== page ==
In the movie, Han's enlistment in the Imperial Navy happens quickly, as he rushes through the line at the space port on Corellia, desperate to get off the planet after being separated from Qi'ra. The teaser, however, contains a brief glimpse of a scene in the same port, with Han sitting down at a desk with an officer. Even without further context, it seems like a safe assumption that this represents a more leisurely paced version of Solo that we're never likely to see in full. 

Qi'ra on the Falcon

Emilia Clarke's Qi'ra remains something of an enigma throughout Solo. This is, of course, by design, as the secrets of her past become a driving force for Han's own character arc. In fact, the movie's shocking twist cameo that reveals who she's been working for has been the source of no small amount of discussion since opening night. At one point, though, there were a handful of small character moments that let us know her a little better.

Clarke mentioned in an interview with Collider that some of her scenes on board the Millennium Falcon were abbreviated for the final cut. In particular, she spent some time working with the Falcon's fuel systems and exploring the ship's storage hold, probably in an effort to help hold things together during the near-disastrous Kessel Run. Clarke also talked about doing her hair in Lando's mirror, though she seemed to be joking about that one. Nevertheless, considering the scene in Lando's cape closet, it wouldn't have felt out of place. 

Snowball fight

Sometimes, unscripted moments on a film set become pieces of movie magic. The production process can be arduous, especially on a big action blockbuster, and actors or crewmembers desperate to entertain themselves might strike upon an idea that adds a much-needed burst of personality to the proceedings. There's even a Lucasfilm tradition of great moments of improvisation, from lines of dialogue (Han's response of "I know" to Leia's "I love you" in Empire Strikes Back) to major scene changes (Indiana Jones bringing a gun to a swordfight).

Such a moment almost made it to Solo, though it was cut before it could hit the screen. Alden Ehrenreich described a day of shooting in Italy's Dolemite Mountains during which Woody Harrelson, bored while everyone waited for the right sunlight, started a playful snowball fight with Ehrenreich and Chewbacca performer Joonas Suotamo. The crew decided to continue the battle while cameras rolled, hoping for a nice bit of character bonding. It was likely cut in an effort to maintain tonal consistency, as the scene would have occurred not long after the tragic death of Val.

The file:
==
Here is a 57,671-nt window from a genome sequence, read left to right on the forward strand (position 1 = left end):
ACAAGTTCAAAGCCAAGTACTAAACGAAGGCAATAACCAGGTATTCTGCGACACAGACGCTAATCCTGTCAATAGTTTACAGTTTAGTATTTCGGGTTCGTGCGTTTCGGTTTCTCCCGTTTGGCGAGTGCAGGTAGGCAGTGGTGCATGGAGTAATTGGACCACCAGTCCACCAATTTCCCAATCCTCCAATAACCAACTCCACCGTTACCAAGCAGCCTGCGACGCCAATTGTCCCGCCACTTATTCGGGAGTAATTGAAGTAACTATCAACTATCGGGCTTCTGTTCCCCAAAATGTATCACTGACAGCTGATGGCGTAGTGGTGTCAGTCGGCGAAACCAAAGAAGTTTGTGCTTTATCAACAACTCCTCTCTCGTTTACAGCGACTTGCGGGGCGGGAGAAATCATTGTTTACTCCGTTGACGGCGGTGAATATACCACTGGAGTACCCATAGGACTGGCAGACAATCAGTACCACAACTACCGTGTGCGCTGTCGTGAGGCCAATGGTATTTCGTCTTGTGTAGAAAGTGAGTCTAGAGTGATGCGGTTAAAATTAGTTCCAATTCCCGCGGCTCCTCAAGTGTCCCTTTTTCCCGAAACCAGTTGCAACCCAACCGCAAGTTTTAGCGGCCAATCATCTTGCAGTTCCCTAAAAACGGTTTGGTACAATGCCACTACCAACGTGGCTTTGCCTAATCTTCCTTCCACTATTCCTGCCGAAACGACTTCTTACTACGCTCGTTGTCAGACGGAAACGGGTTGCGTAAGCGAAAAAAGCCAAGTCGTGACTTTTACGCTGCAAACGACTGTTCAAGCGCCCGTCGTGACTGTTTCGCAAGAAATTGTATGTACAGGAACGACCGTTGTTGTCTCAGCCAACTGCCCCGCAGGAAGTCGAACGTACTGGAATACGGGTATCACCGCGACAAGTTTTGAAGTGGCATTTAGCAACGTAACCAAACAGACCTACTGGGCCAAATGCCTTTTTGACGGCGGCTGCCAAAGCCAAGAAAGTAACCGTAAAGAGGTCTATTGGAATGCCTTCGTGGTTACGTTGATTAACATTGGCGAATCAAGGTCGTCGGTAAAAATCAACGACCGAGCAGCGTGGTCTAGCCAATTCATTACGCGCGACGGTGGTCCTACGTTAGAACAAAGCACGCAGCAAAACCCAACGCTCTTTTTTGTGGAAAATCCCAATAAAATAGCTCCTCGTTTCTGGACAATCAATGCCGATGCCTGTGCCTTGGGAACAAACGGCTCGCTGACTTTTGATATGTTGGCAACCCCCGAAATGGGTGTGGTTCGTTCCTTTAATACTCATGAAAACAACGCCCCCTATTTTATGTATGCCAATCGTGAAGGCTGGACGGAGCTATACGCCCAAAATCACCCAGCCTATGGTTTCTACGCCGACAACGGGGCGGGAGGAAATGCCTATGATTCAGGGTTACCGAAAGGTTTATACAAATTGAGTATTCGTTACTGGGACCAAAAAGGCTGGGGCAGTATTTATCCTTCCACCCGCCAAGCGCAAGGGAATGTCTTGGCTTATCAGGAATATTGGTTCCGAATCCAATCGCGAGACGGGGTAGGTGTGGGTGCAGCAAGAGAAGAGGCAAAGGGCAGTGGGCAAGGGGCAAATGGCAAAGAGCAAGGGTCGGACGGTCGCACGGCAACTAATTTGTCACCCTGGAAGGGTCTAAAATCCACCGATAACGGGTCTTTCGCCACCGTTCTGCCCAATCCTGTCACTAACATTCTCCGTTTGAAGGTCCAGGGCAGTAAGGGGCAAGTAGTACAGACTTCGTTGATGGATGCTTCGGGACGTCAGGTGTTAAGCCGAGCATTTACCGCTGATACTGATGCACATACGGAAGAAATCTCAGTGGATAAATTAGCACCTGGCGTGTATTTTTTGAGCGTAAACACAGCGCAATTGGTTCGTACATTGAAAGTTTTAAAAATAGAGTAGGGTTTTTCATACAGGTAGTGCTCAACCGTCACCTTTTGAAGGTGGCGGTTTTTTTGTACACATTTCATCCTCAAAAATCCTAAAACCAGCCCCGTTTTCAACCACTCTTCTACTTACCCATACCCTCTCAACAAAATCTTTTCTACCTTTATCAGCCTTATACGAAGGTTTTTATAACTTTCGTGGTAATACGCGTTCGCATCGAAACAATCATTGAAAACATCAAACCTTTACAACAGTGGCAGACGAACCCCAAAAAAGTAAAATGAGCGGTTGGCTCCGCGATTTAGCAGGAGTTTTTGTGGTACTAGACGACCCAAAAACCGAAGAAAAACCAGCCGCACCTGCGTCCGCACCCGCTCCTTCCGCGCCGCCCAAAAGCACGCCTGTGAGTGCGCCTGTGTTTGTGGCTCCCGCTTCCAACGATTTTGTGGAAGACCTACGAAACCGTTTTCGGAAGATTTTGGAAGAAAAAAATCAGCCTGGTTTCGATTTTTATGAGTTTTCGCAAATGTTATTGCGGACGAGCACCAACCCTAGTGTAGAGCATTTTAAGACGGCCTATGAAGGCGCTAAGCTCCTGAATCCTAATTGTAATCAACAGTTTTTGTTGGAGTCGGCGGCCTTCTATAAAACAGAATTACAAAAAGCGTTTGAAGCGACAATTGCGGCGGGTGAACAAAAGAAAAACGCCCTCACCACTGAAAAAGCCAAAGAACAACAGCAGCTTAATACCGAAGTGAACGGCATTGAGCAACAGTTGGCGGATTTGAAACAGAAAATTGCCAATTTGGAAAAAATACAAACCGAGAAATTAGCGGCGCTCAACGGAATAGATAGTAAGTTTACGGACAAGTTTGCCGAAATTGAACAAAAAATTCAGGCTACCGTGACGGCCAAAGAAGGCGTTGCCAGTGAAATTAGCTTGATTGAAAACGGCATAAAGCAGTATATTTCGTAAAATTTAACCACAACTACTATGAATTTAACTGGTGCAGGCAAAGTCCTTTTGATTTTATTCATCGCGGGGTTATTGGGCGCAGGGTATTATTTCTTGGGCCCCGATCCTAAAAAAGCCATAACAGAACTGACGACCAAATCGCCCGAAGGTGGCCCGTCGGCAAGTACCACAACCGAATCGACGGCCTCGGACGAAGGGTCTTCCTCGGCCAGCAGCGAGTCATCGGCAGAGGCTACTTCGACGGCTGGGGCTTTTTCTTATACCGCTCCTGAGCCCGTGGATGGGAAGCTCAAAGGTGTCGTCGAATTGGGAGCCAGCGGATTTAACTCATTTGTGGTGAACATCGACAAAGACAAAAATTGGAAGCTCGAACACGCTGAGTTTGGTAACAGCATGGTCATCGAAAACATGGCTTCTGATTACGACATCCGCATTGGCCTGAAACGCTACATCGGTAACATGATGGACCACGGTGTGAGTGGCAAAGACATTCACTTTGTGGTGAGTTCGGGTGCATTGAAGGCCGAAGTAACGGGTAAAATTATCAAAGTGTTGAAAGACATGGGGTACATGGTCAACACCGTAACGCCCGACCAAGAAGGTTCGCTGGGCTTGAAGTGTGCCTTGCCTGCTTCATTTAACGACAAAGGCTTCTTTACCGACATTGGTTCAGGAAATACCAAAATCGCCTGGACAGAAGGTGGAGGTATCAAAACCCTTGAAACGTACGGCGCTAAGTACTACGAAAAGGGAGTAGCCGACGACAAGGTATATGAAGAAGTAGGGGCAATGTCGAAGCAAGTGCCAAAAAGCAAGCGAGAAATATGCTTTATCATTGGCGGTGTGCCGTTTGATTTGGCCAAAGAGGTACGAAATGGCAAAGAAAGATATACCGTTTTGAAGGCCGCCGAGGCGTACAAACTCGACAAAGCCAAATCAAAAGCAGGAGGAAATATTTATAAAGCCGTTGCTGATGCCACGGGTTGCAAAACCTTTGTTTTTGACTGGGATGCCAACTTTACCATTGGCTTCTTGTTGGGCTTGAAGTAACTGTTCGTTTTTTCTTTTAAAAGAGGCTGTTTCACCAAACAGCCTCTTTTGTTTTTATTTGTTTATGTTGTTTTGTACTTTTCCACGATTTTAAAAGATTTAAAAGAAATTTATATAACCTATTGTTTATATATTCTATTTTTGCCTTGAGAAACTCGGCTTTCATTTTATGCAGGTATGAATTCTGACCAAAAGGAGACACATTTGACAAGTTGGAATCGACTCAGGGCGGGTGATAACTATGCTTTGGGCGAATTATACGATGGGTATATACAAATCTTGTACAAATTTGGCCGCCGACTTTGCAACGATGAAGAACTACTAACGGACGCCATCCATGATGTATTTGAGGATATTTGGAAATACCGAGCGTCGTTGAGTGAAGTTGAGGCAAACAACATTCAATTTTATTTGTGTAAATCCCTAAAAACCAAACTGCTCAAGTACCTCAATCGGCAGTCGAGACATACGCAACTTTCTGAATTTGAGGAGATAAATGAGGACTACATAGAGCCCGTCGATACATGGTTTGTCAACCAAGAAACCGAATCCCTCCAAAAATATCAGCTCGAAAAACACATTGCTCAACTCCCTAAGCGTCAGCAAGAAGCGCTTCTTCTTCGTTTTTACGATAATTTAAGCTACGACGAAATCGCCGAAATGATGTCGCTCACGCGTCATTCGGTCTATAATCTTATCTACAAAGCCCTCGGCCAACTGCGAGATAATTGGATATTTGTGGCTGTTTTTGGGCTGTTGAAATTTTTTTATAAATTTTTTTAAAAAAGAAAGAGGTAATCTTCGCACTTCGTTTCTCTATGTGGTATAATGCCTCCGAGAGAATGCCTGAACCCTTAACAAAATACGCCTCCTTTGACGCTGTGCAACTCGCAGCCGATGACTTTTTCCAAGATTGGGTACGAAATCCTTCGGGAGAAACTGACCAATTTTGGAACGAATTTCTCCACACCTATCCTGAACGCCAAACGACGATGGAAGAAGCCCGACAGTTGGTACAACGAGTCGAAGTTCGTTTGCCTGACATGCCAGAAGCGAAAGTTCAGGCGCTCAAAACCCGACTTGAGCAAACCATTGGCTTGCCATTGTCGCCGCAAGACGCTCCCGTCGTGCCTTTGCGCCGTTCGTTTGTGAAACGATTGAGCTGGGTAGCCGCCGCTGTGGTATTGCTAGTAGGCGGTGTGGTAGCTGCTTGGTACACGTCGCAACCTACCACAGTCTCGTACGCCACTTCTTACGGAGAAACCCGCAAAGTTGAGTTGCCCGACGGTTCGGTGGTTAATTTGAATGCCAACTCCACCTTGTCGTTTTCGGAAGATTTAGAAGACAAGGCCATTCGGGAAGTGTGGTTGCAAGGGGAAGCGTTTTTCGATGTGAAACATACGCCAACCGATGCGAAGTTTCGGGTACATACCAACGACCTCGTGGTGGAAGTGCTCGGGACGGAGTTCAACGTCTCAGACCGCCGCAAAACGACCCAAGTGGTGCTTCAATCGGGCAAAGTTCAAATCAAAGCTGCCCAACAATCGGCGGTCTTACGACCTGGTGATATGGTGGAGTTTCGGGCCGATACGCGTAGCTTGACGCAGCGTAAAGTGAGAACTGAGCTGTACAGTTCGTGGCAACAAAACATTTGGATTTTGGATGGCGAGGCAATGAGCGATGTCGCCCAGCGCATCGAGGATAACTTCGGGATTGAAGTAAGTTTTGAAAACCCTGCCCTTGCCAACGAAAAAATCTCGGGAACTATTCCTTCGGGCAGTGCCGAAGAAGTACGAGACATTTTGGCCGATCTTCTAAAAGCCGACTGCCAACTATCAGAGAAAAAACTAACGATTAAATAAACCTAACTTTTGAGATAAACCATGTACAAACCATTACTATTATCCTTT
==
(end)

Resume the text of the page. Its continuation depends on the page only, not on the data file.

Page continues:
Lord & Miller's improvisations

It's currently hard to say if any other entire scenes like the snowball fight were lost during the transition to Howard from Lord and Miller, but it seems likely that countless smaller moments fell victim to the change. The precise reasons for the original directors' dismissal remain a matter of speculation, but sources close to the production have mostly cited Lucasfilm's discomfort with experiments and improvisations that were reportedly threatening to derail the schedule. The Kasdans were also rumored to be unhappy with a lack of adherence to their script.

Considering that Lord and Miller's stock in trade has always been comedy, it's not surprising that the Lucas higher-ups realized they weren't the ideal visionaries for the mostly straight-faced adventure we eventually got. We're not likely to ever see much of the original content that was replaced during Howard's reshoots, but it's fascinating to imagine the nearly complete alternate version of Solo: A Star Wars Story that exists in the raw footage. Somewhere in the Lucasfilm vaults (maybe next to a dusty master copy of the Holiday Special), there will always be a stranger, perhaps funnier Solo that could have been.